The Folding Chair Forge is a compact fully-functional blacksmithing forge that can be used from anything from forging medieval hairpins to swords. It comprises two fire-proof bricks, a folding chair, a couple of brackets and a hairdryer and folds up so that it can be stored in a corer, or hung up on a wall. Depending on the type of folding chair you have, and the equipment you have at hand, the project can be built in an extended lunch-break.
Step 1: Find an Old Folding Chair
Depending on the seat, you may need to replace the seat with a flat piece of wood. We (together with my 11 and 14 year old sons Paul and Max) did that for this chair as the seat was curved. Using the seat as a template we drilled the holds for the fittings and then attached a plank that had been cut to size, and added additional pieces to ensure that the next step (the baking tray) would be level.
Step 2: Add Your Baking Tray (or Other Piece of Sheet Metal) As a Spark Shield to the Chair
We found an old baking tray used a hacksaw and tin snips to make space for the metal pipe. If you use a flat sheet of metal, there will be no need to cut anything apart from the actual sheet of metal. While the design might not have your forge going up in flames without this step, it generated sufficient sparks to damage the wood over time, so this step should not be omitted.
Step 3: Choose a Pipe for the Airflow, and Drill Holes
The pipe should be large enough to not melt, we chose a galvanised pipe from the local hardware store, added a cap to one end, and drilled 1/4 inch holes roughly 2 inches apart.
NOTE: While we used a galvanised pipe (was all we could find) some have responded here that it can give off gases if heated. Although the pipe never gets particularly hot, if you can find a regular iron or steel pipe it would be better.
Step 4: Add Your Frame for the Fireproof Bricks and the Pipe
We used brackets as a simple, readily available solution to the problem of having a right-angle to support the fireproof bricks. One large bracket forms the 90° angle required, and each is supported by two smaller brackets.
Step 5: Add the Pipe and Your Fireproof Bricks, Your Forge Is Now Almost Ready!
We bought two fireproof bricks from Amazon, probable much cheaper ways of doing this but they are heat resistant to around 1200°C, so should last a long time. Do not use concrete, it contains water and can explode. Also I would advise on spending a little more for good bricks as this is the most expensive aspect of the entire project, but also the most critical.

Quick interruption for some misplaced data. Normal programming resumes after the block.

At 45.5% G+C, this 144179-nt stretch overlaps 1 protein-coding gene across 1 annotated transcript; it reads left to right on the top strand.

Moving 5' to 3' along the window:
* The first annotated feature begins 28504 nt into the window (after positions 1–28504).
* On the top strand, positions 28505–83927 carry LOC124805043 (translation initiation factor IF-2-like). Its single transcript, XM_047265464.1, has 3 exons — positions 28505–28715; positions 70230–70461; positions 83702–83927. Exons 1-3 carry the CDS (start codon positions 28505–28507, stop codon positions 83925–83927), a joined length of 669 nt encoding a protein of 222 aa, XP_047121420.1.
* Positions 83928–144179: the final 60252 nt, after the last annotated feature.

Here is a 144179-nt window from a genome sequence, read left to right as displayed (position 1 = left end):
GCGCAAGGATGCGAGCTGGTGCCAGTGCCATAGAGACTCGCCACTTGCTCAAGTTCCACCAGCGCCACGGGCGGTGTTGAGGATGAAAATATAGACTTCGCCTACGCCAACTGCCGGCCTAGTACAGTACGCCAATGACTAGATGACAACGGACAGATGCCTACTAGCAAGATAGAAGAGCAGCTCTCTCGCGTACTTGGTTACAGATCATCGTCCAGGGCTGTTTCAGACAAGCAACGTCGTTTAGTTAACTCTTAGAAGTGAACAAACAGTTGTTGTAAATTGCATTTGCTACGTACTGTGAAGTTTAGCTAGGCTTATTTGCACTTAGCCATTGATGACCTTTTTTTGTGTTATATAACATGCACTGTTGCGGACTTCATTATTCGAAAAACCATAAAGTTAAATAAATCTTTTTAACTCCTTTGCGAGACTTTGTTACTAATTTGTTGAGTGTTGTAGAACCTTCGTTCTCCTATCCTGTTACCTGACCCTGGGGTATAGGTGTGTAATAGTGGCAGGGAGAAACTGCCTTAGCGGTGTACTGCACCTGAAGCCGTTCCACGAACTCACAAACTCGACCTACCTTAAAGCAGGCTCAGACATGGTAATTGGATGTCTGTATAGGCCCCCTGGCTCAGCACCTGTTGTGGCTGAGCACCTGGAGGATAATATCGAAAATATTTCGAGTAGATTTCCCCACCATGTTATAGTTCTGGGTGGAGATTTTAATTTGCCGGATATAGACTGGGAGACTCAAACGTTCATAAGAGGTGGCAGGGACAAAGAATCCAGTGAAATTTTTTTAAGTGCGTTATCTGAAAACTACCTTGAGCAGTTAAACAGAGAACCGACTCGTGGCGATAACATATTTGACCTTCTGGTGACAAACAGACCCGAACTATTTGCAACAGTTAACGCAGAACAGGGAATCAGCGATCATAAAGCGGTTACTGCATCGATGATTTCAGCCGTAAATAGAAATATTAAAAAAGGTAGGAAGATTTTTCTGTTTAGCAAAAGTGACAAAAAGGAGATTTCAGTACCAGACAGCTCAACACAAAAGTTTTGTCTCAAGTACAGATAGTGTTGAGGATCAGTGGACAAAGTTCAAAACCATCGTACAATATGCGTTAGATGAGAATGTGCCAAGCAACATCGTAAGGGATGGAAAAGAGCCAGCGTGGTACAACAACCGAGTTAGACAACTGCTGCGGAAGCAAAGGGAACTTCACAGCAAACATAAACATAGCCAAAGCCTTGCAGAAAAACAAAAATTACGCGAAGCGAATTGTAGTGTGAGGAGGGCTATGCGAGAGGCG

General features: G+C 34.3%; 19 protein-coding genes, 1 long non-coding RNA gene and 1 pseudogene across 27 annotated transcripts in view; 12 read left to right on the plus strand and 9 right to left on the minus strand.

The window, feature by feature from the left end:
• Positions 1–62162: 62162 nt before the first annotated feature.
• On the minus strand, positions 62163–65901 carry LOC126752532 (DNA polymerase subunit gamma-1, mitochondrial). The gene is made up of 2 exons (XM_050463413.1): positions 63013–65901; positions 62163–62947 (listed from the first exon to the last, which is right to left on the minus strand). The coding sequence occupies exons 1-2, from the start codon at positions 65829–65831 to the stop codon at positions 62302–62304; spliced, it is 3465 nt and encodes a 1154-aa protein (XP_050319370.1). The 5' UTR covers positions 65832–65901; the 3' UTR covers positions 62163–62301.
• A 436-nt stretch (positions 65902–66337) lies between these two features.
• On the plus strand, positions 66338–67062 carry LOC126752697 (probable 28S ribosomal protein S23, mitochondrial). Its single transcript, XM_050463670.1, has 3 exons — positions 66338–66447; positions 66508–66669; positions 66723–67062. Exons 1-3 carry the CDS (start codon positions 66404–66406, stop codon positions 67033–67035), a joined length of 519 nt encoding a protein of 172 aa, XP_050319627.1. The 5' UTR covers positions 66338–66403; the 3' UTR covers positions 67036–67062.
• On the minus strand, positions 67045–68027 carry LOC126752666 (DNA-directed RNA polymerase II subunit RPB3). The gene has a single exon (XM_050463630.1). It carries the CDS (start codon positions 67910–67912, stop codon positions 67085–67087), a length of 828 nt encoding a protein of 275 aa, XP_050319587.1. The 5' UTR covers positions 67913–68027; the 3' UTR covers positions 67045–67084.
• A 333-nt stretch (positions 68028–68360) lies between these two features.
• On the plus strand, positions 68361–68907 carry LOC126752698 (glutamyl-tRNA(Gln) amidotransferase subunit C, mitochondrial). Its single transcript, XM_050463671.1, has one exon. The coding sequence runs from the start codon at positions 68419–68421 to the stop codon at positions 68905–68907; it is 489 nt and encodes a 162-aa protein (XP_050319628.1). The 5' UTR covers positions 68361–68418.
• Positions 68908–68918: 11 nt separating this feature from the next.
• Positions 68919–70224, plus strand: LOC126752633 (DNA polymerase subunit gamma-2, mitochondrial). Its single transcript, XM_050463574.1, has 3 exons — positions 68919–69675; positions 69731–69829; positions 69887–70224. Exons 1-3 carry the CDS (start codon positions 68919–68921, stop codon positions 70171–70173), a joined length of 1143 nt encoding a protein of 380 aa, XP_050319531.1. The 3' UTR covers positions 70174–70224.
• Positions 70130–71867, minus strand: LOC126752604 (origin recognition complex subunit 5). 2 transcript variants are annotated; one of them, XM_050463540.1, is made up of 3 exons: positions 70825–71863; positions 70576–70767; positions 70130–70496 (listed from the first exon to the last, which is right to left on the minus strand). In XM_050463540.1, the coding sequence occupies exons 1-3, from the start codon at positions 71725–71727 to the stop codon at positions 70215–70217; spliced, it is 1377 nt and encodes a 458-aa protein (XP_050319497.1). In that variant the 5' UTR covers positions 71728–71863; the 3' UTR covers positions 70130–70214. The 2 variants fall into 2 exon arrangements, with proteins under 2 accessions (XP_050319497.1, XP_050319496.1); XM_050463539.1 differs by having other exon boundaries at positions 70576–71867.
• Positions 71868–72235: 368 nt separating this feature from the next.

Step 6: Connect a Pipe to Your Hairdryer
We used an old hairdryer as I had seen on other forge projects and it worked beautifully. We also attached the metal pipe of a vacuum as it fit nicely with the pipe used for the forge, and was long enough to keep all heat away from the hairdryer. When fully fired up, the pipe never got hot, not even close to the forge, so the airflow alone seems to have been sufficient.
Step 7: Unfold and Fire Up Your Forge
Once connected, take your forge outside and fire it up. We used regular charcoal and it heated up nicely, allowing a good yellow heat in the metal and us to forge the rough knife in the next step (which we will now refine).
Step 8: Forge a Knife, Then Fold Up Your Forge!
Here is the knife previously mentioned (now available as an instructable). It is very rough and now needs to be refined, then heated, tempered and so on, but you see the effect. The steel was initially a rod, and the effort required was not particularly great to get it into form. The forge exceeded my expectations, and is now conveniently folded up in my workshop! As you will see from the picture the firebricks, metal pipe and hairdryer are not attached to the folding chair (yet!). We aim to further refine the forge and have everything connected, but wanted to get this instructable out there. I look forward to hearing your suggestions and comments! Happy forging!